By Alexandra Burlacu | Sep 09, 2012 01:59 PM EDT
Apple has reportedly reduced its orders for memory chips from Samsung for its next-generation iPhone, in an effort to reduce its dependence on its archrival, according to several industry sources.
South Korea's Samsung Electronics is a core Apple supplier, producing micro processors, flat screens, and both DRAM (dynamic random access memory) and NAND memory chips, for Apple's iPhone, iPad and iPod. While Apple's lawyers fight a global battle against Samsung, the relationship between the two tech giants is complicated by this collaboration. Apple needs Samsung's memory chips and fabs, while Samsung's largest single customer is Apple.
Although Samsung has been a core supplier of both DRAM and NAND storage for Apple's gadgets, a Reuters report claims that Apple has been cutting its orders from Samsung in a bid to diversify its supply lines. Meanwhile, the Korea Economic Daily reported that Apple has not only reduced its orders, but had completely dropped Samsung from its list of memory chip suppliers for the first shipment of the next-generation iPhone. Instead, Apple reportedly chose to go with Japan-based Toshiba and Elpida Memory, and South Korea's SK Hynix.
Reuters' report, however, cites a "source with direct knowledge of the matter," who said that Samsung remains on Apple's list of initial suppliers for the new iPhone, and is making up for the reduction with orders from other handset makers. The source also noted that Apple's decision to reduce orders from Samsung was not related to the recent courtroom battles between the two companies.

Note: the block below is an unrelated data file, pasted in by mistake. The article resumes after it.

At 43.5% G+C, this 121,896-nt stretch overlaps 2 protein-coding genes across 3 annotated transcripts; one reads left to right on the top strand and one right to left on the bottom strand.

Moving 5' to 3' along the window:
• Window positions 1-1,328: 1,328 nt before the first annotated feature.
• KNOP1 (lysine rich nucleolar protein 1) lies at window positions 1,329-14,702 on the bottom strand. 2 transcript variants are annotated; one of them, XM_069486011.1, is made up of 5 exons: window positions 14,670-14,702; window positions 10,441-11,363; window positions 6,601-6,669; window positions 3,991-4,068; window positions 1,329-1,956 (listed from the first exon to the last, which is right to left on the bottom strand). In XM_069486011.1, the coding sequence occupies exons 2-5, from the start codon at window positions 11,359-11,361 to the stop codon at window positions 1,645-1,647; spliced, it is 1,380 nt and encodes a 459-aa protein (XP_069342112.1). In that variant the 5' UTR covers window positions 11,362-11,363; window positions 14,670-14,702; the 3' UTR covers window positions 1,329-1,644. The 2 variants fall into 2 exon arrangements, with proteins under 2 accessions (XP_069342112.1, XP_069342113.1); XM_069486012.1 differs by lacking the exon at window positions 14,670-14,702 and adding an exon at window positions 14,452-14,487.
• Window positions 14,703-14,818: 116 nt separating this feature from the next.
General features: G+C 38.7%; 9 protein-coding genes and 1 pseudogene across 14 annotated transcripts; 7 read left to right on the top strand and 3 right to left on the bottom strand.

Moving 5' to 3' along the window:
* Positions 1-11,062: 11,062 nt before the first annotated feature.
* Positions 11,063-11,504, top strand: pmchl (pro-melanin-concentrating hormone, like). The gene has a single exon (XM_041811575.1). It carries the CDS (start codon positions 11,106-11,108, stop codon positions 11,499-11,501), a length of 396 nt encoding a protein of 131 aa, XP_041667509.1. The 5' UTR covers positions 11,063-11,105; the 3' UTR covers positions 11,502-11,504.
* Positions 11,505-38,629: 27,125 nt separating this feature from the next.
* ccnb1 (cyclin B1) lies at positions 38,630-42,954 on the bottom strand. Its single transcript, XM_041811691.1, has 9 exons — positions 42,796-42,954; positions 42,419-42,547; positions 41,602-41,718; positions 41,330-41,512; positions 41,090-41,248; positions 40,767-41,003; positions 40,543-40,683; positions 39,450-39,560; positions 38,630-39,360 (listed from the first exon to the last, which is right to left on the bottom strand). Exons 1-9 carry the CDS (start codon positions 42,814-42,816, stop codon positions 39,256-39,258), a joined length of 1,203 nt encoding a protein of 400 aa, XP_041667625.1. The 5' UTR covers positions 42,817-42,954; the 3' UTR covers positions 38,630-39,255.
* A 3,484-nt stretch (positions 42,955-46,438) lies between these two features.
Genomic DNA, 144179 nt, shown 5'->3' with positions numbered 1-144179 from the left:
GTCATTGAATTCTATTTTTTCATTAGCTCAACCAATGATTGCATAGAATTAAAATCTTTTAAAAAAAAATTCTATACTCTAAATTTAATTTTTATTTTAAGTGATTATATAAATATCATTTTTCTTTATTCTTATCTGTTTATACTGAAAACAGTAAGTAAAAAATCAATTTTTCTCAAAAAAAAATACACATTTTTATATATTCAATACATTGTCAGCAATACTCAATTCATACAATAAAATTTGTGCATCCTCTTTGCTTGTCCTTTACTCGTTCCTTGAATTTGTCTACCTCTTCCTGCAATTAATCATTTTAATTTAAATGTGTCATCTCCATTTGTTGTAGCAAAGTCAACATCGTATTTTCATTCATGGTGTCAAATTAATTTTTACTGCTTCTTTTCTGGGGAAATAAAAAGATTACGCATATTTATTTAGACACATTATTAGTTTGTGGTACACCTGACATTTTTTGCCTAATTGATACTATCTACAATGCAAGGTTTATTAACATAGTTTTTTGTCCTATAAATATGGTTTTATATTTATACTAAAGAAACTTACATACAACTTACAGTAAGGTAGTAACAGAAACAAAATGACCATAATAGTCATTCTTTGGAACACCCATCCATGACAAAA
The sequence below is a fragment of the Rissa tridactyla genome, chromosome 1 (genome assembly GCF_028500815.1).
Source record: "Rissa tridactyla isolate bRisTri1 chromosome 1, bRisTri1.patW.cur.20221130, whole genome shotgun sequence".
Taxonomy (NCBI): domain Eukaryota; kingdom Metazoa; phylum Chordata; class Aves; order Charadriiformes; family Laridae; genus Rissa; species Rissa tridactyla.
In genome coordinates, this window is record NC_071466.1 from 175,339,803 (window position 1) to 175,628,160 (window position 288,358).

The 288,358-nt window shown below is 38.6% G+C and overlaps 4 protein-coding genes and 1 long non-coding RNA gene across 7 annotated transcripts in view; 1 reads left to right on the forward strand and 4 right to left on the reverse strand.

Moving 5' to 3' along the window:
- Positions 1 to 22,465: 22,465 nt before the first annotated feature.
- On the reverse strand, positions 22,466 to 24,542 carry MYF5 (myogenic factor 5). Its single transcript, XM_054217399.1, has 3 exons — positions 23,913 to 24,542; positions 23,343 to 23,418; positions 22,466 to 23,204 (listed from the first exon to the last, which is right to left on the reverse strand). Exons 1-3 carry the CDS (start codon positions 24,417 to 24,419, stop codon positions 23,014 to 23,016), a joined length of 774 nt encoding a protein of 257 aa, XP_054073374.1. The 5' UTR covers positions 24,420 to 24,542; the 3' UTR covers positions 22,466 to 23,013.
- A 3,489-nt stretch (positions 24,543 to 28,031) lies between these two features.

"Samsung is still on the list of initial memory chip suppliers (for new iPhones)," the unnamed source told Reuters. "But Apple orders have been trending down and Samsung is making up for the reduced order from others, notably Samsung's handset business."
SK Hynix is the second largest DRAM manufacturer behind Samsung, which makes it a great candidate to replace Apple's archrival. On the other hand, Elpida is in the middle of bankruptcy, with shareholders considering whether Micron offers a high enough price to buy the firm.
Meanwhile, Apple reportedly tried to secure exclusivity earlier this year to Taiwan Semiconductor Manufacturing Co. smartphone chips by making a $1 billion investment in the chipmaker. The move was seen by some as an effort to replace Samsung's contract for the A6 processor. TMSC, however, reportedly rejected the offer, saying it did not need investment capital and had no desire to sell part of itself.
Apple later acquired Israeli startup Anobit, which makes flash memory chips for the iPhone, iPad and MacBook Air, for roughly $400-$500 million - one of Apple's largest acquisitions ever. This move was also seen as a bid to reduce its reliance on third-parties for vital hardware components.
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